Chapter XXIX. A Struggle in the Dark

He came back with it swinging in his hand a mere tin box, containing a candle, the dim flame visible through numerous punctures. It promised poor guidance enough, yet emitted sufficient light to show the way around in that darkness below. So as not to arouse suspicion, I wrapped the thing in a blanket, and, with Watkins beside me, started aft. Dorothy must have been asleep already, for there was no sign of movement as we passed where she was lying. Neither of us spoke until my hand was on the companion door ready to slide it open.

"I'll not be long below," I said soberly. "And meanwhile you keep a sharp watch on deck. Better go forward and see that your lookout men are awake, and then come back here. Likely I'll have a story to tell you by that time. The wind seems lessening."

"Yes, sir; shall we shake out a reef in the foresail?"

"Not yet, Watkins. Wait until I learn what secret is below. An hour will make little difference."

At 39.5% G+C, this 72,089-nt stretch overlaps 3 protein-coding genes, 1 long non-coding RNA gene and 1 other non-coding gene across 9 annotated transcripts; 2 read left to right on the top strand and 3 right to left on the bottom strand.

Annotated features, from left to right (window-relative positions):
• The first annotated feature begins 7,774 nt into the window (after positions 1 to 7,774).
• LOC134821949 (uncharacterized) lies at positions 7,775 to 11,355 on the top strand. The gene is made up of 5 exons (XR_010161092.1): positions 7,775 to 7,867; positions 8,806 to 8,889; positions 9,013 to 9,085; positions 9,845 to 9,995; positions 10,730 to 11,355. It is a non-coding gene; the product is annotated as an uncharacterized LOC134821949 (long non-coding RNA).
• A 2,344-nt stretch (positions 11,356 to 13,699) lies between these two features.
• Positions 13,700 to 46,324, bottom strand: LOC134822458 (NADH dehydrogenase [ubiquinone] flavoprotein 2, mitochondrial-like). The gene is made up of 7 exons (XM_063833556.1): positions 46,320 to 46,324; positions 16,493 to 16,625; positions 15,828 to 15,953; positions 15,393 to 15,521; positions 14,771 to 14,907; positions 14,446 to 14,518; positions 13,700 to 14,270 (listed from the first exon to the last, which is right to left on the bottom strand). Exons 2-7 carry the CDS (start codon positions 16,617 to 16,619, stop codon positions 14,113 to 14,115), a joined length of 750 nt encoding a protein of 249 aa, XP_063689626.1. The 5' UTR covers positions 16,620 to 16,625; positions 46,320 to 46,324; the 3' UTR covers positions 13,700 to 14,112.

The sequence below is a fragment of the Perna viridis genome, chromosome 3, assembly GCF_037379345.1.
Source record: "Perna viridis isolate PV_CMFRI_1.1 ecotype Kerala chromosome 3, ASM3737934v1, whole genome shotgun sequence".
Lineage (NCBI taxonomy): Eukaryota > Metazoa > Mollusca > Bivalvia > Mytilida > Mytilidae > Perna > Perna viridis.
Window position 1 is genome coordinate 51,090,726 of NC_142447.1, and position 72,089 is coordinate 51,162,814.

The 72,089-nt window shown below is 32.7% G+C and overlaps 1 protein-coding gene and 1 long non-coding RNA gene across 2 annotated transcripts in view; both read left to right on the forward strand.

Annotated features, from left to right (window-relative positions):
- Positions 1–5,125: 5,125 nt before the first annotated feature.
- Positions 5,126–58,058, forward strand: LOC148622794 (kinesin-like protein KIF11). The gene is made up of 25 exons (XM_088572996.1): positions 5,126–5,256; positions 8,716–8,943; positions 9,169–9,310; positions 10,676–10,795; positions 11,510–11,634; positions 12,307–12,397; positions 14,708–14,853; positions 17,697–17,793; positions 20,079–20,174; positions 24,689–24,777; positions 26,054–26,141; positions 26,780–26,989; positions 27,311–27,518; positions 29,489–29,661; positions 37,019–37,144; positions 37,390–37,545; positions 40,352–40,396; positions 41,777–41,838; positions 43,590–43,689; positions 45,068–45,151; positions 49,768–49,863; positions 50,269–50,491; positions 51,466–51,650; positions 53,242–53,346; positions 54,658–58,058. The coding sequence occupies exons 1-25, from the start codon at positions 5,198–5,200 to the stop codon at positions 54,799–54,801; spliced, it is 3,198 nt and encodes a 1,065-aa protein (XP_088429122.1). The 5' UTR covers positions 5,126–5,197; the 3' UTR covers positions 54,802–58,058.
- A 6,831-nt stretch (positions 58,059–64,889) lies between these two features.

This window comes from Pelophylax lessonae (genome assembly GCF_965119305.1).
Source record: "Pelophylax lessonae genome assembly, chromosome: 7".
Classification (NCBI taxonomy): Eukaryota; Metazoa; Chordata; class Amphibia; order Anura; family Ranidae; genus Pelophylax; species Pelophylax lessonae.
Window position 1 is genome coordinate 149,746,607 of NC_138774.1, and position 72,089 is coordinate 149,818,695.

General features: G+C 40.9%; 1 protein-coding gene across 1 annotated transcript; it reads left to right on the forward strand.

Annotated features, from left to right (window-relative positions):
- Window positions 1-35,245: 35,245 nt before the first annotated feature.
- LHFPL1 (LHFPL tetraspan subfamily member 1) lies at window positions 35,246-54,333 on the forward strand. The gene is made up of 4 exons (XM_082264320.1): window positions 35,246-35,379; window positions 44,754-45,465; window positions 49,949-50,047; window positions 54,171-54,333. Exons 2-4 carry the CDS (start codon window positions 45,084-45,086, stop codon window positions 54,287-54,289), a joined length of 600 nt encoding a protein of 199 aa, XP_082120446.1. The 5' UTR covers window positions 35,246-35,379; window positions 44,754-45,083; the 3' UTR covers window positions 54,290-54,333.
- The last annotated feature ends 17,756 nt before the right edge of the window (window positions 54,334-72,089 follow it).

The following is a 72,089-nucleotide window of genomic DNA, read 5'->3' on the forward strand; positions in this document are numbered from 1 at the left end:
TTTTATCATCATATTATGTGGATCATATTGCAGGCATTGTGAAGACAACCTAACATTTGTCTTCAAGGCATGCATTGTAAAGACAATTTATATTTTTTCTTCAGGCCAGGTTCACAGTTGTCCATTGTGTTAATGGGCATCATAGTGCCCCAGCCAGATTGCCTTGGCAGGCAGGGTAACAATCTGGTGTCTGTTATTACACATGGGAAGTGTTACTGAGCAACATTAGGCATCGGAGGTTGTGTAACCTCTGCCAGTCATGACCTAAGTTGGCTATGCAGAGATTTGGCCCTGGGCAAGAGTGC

With the lantern held before me, its faint light barely piercing the intense darkness, I stood on the first step leading down into the cabin, and slid the door back into place behind me. I had no sense of fear, yet felt a nervous tension to which I was scarcely accustomed. For the instant I hesitated to descend into the gloom of that interior. The constant nerve strain under which I had labored for days and nights, made me shrink from groping blindly forward, searching for the unknown. The very darkness seemed haunted, and I could not drive from my memory the figure of that dead Captain, whose life had ended there. It even seemed to me I could smell foulness in the air; that I was breathing in cholera. Yet I drove this terror from me with a laugh, remembering the open ports through which the fresh wind was blowing; and cursing myself for a fool, began the descent, guided by the flickering rays of light.